Sachin Tendulkar is no doubt a Bharat Ratna, every 65 inch of his stature. The government's timing was perfect in officially acknowledging on his D-Day what the nation long felt about the cricketer. But is he the only diamond in India's small but dazzling collection of champions?
Many would argue that Tendulkar's sterling sporting achievements are more than matched by one Viswanathan Anand. More would agree that even his superhuman exploits donning the tricolour on the helmet do not quite add up to the many miracles worked on the Davis Cup turf by one Leander Paes. But they are contemporaries who do not mind waiting for their turn.
Not the memory of Major Dhyan Chand though. The hockey wizard retired in 1948. He died before Tendulkar even picked up his bat at 11. It is impossible to compare generations or different sports. All of 5 feet 7 inches, Dhyan Chand won India three Olympic golds. But statistics count for nothing when one considers his influence on the game that he picked up only after joining the Army at 16. Had the wizard played cricket, his aura would have been no less than Sir Don's.
Indeed, in 1935, Bradman watched Dhyan Chand in action in Adelaide. “He scores goals like runs in cricket,” was his enchanted reaction. The next year, the German press went into a tizzy watching the wizard at Berlin. “The Olympic complex now has a magic show too,” screamed a headline. Legend has it that a charmed Hitler offered the major the post of colonel in his army. Residents of Vienna built a statue of him with four hands holding four hockey sticks, underlining the wizardry.
Now doesn’t it seem odd that India officially acknowledged Tendulkar, every bit a Bharat Ratna, before honouring the country's first modern sporting genius and superstar? The sliding fortunes of hockey may have a lot to do with it. Long back in 1956, Dhyan Chand was honoured with the Padma Bhushan. The government released a postage stamp on his first death anniversary in 1980. Of course, sportspersons were not eligible for Bharat Ratna till the rules were amended in November 2011.
That very December, 82 MPs, a number of UPA ministers among them, together wrote to the Prime Minister's Office, recommending Bharat Ratna for Dhyan Chand. The same month, the PMO also received 64 nominations, including one from Maharashtra chief minister Prithviraj Chavan, backing Tendulkar for the highest honour.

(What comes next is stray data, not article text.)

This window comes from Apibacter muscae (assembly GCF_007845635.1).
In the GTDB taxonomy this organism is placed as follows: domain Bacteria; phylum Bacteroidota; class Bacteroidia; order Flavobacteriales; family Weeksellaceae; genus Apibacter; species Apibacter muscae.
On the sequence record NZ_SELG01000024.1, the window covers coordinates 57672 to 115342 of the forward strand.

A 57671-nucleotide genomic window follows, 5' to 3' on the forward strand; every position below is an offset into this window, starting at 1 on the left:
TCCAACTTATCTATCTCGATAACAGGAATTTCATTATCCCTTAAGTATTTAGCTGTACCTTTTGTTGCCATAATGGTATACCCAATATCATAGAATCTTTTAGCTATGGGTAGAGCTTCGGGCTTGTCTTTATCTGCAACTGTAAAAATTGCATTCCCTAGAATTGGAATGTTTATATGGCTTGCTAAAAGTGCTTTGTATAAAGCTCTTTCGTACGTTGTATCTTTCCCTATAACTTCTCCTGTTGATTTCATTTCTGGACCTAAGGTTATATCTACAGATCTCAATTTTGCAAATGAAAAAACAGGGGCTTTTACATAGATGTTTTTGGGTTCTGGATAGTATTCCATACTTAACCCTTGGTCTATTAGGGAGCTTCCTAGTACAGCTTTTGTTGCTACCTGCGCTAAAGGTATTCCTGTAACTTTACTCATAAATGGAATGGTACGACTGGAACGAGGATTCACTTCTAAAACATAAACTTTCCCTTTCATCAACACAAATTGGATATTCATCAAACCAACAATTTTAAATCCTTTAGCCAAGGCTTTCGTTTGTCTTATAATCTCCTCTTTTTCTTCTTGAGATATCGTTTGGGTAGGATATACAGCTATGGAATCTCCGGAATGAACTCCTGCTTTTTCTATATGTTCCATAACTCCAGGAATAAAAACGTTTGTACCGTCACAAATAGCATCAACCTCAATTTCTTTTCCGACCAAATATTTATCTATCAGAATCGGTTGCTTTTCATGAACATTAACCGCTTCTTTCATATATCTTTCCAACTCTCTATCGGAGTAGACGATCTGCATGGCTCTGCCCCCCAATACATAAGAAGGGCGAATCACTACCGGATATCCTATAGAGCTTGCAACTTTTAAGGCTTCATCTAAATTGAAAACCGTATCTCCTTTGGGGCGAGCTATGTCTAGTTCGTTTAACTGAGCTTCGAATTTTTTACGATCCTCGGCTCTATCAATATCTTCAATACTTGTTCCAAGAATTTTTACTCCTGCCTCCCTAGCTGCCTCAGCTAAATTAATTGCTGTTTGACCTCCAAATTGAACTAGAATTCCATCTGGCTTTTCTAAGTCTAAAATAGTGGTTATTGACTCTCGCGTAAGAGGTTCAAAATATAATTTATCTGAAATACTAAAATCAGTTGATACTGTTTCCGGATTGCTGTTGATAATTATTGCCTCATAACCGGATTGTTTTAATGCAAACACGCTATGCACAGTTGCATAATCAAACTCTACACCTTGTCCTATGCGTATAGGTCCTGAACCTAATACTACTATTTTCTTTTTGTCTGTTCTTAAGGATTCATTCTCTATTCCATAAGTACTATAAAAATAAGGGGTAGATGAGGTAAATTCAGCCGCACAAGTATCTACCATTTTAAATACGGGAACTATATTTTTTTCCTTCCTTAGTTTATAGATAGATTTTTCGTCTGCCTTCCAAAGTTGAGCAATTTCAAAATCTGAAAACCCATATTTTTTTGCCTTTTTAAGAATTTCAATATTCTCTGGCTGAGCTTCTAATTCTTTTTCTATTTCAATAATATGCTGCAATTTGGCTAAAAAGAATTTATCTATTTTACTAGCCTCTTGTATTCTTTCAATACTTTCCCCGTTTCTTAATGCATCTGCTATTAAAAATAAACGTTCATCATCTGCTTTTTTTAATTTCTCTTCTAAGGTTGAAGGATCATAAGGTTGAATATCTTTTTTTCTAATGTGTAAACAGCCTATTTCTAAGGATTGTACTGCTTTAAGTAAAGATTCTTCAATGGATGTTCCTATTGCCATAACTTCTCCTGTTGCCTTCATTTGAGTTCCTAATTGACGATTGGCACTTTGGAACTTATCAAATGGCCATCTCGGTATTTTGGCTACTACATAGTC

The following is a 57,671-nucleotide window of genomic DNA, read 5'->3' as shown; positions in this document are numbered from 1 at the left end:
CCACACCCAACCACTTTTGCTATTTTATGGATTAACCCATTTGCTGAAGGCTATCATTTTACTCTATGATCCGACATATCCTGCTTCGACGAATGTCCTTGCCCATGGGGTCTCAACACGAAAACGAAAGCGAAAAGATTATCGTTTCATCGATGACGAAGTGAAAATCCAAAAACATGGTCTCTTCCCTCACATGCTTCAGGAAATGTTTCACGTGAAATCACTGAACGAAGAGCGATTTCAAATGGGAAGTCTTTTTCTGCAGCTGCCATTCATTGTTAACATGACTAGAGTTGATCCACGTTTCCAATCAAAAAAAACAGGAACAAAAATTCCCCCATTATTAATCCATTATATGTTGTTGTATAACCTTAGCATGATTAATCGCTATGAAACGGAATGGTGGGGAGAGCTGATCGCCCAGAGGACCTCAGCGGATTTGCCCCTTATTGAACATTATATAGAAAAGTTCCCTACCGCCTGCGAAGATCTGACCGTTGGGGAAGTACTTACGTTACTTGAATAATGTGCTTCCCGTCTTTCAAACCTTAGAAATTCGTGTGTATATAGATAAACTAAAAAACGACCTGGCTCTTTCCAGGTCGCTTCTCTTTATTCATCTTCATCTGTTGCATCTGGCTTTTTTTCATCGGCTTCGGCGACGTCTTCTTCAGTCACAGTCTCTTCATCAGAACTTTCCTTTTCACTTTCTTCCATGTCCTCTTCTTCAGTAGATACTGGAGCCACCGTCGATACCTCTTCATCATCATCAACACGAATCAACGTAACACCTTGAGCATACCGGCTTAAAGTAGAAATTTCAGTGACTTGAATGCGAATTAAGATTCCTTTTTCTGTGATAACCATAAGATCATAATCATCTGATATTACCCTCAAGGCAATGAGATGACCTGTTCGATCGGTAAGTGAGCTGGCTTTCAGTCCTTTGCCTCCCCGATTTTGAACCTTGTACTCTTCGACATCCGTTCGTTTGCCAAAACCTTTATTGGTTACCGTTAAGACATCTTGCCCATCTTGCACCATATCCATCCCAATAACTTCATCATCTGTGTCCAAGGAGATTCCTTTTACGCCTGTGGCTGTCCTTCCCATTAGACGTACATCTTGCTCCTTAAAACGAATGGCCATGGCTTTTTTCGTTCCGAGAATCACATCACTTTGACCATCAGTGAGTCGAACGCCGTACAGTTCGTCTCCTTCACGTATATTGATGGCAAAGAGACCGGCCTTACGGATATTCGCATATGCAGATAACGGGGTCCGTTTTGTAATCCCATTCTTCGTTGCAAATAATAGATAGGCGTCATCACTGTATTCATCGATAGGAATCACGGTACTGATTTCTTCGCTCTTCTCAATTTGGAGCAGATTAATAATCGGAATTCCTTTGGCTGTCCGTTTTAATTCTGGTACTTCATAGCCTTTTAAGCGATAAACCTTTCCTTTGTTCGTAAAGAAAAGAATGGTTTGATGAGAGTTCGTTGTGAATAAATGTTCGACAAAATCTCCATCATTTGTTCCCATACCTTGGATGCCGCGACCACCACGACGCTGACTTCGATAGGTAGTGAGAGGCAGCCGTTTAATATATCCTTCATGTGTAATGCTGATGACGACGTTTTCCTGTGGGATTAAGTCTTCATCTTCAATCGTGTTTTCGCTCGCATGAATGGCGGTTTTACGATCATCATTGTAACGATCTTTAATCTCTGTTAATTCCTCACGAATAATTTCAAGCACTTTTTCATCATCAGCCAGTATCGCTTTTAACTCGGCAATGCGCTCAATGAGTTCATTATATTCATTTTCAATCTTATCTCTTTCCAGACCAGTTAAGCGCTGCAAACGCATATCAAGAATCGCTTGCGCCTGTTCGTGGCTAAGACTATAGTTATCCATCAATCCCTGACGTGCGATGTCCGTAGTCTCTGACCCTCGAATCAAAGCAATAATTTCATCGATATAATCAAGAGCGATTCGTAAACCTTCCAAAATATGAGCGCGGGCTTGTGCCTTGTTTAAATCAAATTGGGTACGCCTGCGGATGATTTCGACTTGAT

Since 2012, the union sports ministry has twice recommended Dhyan Chand for Bharat Ratna. As recently as this August, the ministry reiterated that he was the logical choice. "We had to name just one sportsperson for the Bharat Ratna. With all due respect to Tendulkar, Dhyan Chand is a legend in Indian sports. And it was logical to recommend Dhyan Chand for the Bharat Ratna since we have named every other trophy after him," Pradip Deb, secretary sports, was quoted as saying.
The UPA government dithered for two years since amending the rules before picking Tendulkar as a ''popular choice'' on the day of his retirement. Few grudge him the honour. But his selection even as the first among the illustrious contemporary equals only underlines the unmistakable clout of cricket.
Anand has won the world championship five times (and the Chess Oscar six times) in a sport many times more competitive than cricket. Three years senior to Tendulkar, He became India's first grandmaster even before the boy wonder made his international debut. The only player to have won the world championships in all formats – tournament, match, knockout and rapid – he is acknowledged as the most versatile world champion in the history of the game.
Paes is a few weeks younger to Tendulkar. He made his debut for India a year after Tendulkar and has an overall record of 86-31 in Davis cup. He took India to the World Group during 1991-1998 and beat Switzerland and France on way to the semifinals in 1993. Routinely magical exploits in the doubles game apart, Paes defeated the likes of Henri Leconte (1993), Goran Ivanišević (1995), Wayne Ferreira (1994), Jiří Novák (1997) and Jan Siemerink (1995) playing solo for India.
In 1996, Paes needed a wild card to enter the Atlanta Olympics and went on to win a Bronze for the country. His dream run was halted by none other than Andre Agassi who described the inspired Indian as a "flying jumping bean, a bundle of hyperkinetic energy, with the tour's quickest hands". Now in his forties, Paes is also the oldest ever grandslam winner.
Both Anand (1985) and Paes (1990) won the Arjuna award before Tendulkar (1994). Anand was the first recipient of the Rajiv Gandhi Khel Ratna Award in 1991–92, India's highest sporting honour. Even Peas became a Khel Ratna (1996-96) before Tendulkar (1997-98). While Paes remains a Padmashree (2001), Anand became India's first sportsperson in 2007 to be awarded the Padma Vibhushan ahead of Tendulkar. Tennis fans may feel a little impatient but chess aficionados should not mind if the cricketer takes the lead this time.
But what about the wizard? The hockey fraternity is understandably bitter. But the Major probably would have none of it. The first sentence of his autobiography reads: “You are doubtless aware that I am a common man.” The wizard scored 61 goals in his last international series and India won all 22 matches in East Africa in 1947-48. Then he called it a day.
But of course, this is not cricket.
Updated Date: Nov 18, 2013 06:55 AM